Monday, October 20, 2008

A Legend Dies

Sad news for many of us in the horticulture community came when we heard Dr. Cathey had passed away recently. AHS is hosting their annual Dr. Cathey Day this Thursday and it will be an especially poignant event this year, coming so close on the heels of his death. He was one of my first interview subjects for the magazine and was a most gracious subject. For it, I had gathered quotes about him from some of his hort industry colleagues. I know he was very pleased when he read them and so I thought I'd share a good bit from the interview and some of those tribute quotes here. You can read the full article on pages 14-15 of our July/Aug 2005 issue of Washington Gardener magazine.

Dr. Henry M. (Marc) Cathey is an internationally honored horticultural scientist. If you’ve ever put a plant in your garden, you’ve been touched by Dr. Cathey’s work.

Dr. Cathey was born in Statesville, NC. He was in the 4-H and inherited his intense interest in plants from his grandmother. His enthusiasm led him to his bachelor’s degree from N.C. State in 1950, and to master’s and Ph.D. degrees from Cornell. He studied in the Netherlands as a Fulbright Scholar and joined the USDA as a research horticulturalist in 1956-1980. His studies of light, chemical and temperature interrelations led to industry and consumer guidelines on how to use light and chemicals to control the size, shape, color and flowering of a large number of ornamental plants.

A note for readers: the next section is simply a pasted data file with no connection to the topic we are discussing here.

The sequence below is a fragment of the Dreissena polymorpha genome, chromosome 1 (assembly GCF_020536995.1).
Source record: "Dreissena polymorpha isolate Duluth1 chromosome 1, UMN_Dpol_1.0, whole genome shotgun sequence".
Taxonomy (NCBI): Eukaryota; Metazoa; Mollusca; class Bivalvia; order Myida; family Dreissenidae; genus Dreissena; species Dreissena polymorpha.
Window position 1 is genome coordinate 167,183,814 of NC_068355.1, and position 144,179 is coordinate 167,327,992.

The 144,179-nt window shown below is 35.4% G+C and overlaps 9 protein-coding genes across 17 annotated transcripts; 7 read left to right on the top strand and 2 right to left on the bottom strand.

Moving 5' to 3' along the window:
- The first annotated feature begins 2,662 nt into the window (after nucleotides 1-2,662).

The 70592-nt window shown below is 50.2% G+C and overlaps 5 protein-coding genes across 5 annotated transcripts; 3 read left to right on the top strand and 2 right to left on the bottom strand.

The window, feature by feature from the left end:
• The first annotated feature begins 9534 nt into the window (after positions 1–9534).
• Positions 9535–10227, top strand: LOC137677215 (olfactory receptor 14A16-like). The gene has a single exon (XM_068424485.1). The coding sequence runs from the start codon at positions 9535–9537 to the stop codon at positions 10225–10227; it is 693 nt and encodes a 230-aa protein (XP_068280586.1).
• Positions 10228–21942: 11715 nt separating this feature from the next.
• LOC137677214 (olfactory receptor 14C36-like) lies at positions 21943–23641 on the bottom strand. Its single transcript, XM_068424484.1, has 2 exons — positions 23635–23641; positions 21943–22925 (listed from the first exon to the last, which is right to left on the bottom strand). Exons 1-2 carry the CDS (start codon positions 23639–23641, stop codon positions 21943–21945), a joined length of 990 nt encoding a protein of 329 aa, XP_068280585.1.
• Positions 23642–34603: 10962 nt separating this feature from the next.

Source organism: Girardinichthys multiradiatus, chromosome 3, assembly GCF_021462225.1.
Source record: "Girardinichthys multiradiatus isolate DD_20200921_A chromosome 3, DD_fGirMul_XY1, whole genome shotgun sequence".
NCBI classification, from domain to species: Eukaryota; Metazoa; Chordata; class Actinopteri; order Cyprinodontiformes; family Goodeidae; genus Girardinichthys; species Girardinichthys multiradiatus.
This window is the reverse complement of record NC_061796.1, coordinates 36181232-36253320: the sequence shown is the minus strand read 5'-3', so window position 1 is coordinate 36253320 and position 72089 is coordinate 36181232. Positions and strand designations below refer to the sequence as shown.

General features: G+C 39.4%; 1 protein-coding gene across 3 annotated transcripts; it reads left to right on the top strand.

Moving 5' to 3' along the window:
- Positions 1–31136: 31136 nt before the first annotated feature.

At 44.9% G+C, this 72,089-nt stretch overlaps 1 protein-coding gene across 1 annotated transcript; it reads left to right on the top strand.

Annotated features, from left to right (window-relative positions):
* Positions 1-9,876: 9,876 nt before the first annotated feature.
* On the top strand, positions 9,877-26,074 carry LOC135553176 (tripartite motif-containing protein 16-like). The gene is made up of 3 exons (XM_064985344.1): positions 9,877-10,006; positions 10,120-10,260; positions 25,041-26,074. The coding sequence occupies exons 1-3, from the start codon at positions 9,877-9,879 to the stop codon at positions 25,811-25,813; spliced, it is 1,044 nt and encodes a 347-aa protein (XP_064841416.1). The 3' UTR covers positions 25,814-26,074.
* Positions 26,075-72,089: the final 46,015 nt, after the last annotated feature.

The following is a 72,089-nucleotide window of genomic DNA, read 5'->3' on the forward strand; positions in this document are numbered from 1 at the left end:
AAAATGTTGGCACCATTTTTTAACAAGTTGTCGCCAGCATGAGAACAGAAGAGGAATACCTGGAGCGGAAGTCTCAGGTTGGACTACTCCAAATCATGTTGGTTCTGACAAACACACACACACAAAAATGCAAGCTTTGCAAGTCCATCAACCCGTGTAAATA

He served as professor of Plant Physiology at George Washington University from 1958 to 1967. In 1981, Cathey became the fourth director of the U.S. National Arboretum. While there, he was instrumental in the development of the USDA Plant Hardiness Zone Map, one of the most valuable tools available to gardeners today. He also oversaw the addition of many new features to the Arboretum including the Capitol Columns (see related story in this issue), the Asian Valley, and the restoration of the Brickyards on New York Avenue.

From 1991-1993, he served as National Chair for Florist and Nursery Crops Review, USDA. He has assessed the research, marketing, and export potentials for the green industries. He formed a coalition of over 60 national trade and professional organizations, created a directory of over 1,000 scientists, and held 15 convocations in the U.S. and England.To promote the ease of gardening, he has appeared on numerous television and radio programs. Currently he is a commentator on National Public Radio. He gives regular talks at gardens up and down the East Coast, and has received many industry awards and is one of the most widely published authors in the industry.